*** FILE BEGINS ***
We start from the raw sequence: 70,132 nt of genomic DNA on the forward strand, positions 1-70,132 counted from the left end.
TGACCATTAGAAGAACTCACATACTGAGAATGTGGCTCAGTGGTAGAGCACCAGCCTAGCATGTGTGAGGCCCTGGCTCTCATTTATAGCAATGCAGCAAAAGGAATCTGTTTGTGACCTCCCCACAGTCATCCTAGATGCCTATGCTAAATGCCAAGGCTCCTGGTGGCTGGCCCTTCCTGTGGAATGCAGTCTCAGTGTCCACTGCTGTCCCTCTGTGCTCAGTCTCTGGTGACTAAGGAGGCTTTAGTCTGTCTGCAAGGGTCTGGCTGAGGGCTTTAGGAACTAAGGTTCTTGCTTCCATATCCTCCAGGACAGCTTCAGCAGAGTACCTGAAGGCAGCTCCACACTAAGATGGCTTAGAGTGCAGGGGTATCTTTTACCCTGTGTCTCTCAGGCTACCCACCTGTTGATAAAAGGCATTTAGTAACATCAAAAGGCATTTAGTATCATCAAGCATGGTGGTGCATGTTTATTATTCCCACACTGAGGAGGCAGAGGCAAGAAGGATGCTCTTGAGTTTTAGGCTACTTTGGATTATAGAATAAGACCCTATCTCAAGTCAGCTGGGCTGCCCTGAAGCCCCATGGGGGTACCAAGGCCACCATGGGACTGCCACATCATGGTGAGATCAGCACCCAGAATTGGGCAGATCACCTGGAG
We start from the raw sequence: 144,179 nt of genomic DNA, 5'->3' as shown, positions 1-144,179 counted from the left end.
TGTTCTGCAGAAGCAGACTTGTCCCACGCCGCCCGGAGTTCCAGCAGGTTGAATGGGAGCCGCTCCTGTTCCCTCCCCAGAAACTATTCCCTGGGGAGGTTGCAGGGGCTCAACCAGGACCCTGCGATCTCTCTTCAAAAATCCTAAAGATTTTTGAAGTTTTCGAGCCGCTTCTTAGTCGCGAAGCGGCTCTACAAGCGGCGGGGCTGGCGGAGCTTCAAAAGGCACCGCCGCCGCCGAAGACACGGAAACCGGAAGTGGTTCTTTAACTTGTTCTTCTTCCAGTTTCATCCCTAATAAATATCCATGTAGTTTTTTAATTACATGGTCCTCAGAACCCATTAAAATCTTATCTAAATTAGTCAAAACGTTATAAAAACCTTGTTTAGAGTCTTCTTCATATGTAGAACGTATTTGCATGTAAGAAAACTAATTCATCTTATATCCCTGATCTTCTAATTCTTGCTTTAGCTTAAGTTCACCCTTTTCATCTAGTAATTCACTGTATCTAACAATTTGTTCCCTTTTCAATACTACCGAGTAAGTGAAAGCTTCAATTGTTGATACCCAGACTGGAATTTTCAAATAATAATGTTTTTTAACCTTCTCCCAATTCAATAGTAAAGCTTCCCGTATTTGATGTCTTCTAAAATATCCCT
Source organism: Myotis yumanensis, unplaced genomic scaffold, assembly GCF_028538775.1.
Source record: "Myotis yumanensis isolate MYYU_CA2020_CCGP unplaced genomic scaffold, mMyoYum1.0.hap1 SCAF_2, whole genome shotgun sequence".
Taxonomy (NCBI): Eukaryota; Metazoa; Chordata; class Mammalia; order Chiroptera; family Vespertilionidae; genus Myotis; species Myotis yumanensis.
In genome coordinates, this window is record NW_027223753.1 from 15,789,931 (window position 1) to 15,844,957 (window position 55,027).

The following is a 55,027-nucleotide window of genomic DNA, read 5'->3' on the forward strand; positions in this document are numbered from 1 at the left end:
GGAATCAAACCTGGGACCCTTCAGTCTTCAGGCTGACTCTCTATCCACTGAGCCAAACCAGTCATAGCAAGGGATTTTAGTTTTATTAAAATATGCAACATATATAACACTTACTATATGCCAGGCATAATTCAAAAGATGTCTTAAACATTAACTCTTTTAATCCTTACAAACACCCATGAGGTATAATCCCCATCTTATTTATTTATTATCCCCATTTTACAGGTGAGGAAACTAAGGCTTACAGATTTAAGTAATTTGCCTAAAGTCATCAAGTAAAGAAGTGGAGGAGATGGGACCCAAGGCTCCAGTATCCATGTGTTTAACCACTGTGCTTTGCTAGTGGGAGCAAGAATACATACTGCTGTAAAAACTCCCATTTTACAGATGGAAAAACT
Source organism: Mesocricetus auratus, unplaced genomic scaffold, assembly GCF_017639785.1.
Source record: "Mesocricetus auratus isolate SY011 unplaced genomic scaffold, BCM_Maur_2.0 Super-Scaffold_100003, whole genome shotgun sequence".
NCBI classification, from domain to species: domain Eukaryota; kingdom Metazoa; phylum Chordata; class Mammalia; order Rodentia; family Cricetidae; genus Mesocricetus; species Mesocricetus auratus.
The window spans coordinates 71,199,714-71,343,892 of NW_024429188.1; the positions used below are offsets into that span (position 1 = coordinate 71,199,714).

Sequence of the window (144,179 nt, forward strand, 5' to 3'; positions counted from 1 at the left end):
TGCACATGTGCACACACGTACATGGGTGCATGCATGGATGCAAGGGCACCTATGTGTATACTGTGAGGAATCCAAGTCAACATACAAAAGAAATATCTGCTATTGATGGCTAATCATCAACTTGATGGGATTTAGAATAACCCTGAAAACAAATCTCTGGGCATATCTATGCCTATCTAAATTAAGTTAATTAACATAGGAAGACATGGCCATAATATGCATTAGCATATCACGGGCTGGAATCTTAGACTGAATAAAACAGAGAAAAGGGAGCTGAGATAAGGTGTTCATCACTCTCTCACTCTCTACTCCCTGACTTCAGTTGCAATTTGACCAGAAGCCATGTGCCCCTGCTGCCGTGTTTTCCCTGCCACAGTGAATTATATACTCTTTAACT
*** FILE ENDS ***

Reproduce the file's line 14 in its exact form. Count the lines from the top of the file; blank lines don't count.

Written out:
The window spans coordinates 71,199,714-71,343,892 of NW_024429188.1; the positions used below are offsets into that span (position 1 = coordinate 71,199,714).